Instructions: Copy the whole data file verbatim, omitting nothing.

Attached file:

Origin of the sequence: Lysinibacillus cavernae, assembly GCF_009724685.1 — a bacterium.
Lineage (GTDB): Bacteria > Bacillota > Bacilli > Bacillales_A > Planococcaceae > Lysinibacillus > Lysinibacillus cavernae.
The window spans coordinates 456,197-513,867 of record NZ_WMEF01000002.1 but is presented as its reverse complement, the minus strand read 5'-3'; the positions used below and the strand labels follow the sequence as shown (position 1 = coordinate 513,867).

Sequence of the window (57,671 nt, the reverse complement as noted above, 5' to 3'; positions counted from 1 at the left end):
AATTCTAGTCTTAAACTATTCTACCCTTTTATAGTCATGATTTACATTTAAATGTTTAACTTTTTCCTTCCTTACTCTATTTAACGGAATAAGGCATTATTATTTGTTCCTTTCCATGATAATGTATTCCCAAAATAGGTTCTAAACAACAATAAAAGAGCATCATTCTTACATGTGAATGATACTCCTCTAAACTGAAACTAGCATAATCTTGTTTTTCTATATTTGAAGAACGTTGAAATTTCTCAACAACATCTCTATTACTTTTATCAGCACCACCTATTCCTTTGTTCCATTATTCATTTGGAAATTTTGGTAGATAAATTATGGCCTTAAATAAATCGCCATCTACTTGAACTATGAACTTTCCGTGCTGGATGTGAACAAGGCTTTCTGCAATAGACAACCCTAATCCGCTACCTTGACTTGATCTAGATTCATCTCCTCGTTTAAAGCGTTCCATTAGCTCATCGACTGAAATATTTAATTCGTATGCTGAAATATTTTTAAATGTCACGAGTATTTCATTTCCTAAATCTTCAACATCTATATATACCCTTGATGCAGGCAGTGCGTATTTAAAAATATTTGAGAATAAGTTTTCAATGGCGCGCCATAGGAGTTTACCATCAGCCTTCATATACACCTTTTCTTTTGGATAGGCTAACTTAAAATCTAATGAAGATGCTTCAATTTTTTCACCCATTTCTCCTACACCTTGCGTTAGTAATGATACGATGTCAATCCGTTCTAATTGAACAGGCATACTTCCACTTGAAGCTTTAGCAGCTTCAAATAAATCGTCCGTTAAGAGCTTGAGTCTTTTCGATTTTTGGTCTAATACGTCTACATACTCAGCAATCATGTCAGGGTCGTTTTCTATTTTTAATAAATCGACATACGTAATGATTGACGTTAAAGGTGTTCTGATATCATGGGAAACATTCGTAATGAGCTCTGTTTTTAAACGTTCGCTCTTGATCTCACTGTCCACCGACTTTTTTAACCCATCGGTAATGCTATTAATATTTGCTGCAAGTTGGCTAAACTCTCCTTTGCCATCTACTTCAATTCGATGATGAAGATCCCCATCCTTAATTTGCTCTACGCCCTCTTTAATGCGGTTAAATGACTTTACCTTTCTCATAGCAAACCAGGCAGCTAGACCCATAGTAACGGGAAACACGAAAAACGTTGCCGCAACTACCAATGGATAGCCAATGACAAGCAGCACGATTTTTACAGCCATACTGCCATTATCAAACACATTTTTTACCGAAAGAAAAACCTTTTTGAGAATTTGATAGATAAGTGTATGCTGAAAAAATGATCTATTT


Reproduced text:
Origin of the sequence: Lysinibacillus cavernae, assembly GCF_009724685.1 — a bacterium.
Lineage (GTDB): Bacteria > Bacillota > Bacilli > Bacillales_A > Planococcaceae > Lysinibacillus > Lysinibacillus cavernae.
The window spans coordinates 456,197-513,867 of record NZ_WMEF01000002.1 but is presented as its reverse complement, the minus strand read 5'-3'; the positions used below and the strand labels follow the sequence as shown (position 1 = coordinate 513,867).

Sequence of the window (57,671 nt, the reverse complement as noted above, 5' to 3'; positions counted from 1 at the left end):
AATTCTAGTCTTAAACTATTCTACCCTTTTATAGTCATGATTTACATTTAAATGTTTAACTTTTTCCTTCCTTACTCTATTTAACGGAATAAGGCATTATTATTTGTTCCTTTCCATGATAATGTATTCCCAAAATAGGTTCTAAACAACAATAAAAGAGCATCATTCTTACATGTGAATGATACTCCTCTAAACTGAAACTAGCATAATCTTGTTTTTCTATATTTGAAGAACGTTGAAATTTCTCAACAACATCTCTATTACTTTTATCAGCACCACCTATTCCTTTGTTCCATTATTCATTTGGAAATTTTGGTAGATAAATTATGGCCTTAAATAAATCGCCATCTACTTGAACTATGAACTTTCCGTGCTGGATGTGAACAAGGCTTTCTGCAATAGACAACCCTAATCCGCTACCTTGACTTGATCTAGATTCATCTCCTCGTTTAAAGCGTTCCATTAGCTCATCGACTGAAATATTTAATTCGTATGCTGAAATATTTTTAAATGTCACGAGTATTTCATTTCCTAAATCTTCAACATCTATATATACCCTTGATGCAGGCAGTGCGTATTTAAAAATATTTGAGAATAAGTTTTCAATGGCGCGCCATAGGAGTTTACCATCAGCCTTCATATACACCTTTTCTTTTGGATAGGCTAACTTAAAATCTAATGAAGATGCTTCAATTTTTTCACCCATTTCTCCTACACCTTGCGTTAGTAATGATACGATGTCAATCCGTTCTAATTGAACAGGCATACTTCCACTTGAAGCTTTAGCAGCTTCAAATAAATCGTCCGTTAAGAGCTTGAGTCTTTTCGATTTTTGGTCTAATACGTCTACATACTCAGCAATCATGTCAGGGTCGTTTTCTATTTTTAATAAATCGACATACGTAATGATTGACGTTAAAGGTGTTCTGATATCATGGGAAACATTCGTAATGAGCTCTGTTTTTAAACGTTCGCTCTTGATCTCACTGTCCACCGACTTTTTTAACCCATCGGTAATGCTATTAATATTTGCTGCAAGTTGGCTAAACTCTCCTTTGCCATCTACTTCAATTCGATGATGAAGATCCCCATCCTTAATTTGCTCTACGCCCTCTTTAATGCGGTTAAATGACTTTACCTTTCTCATAGCAAACCAGGCAGCTAGACCCATAGTAACGGGAAACACGAAAAACGTTGCCGCAACTACCAATGGATAGCCAATGACAAGCAGCACGATTTTTACAGCCATACTGCCATTATCAAACACATTTTTTACCGAAAGAAAAACCTTTTTGAGAATTTGATAGATAAGTGTATGCTGAAAAAATGATCTATTT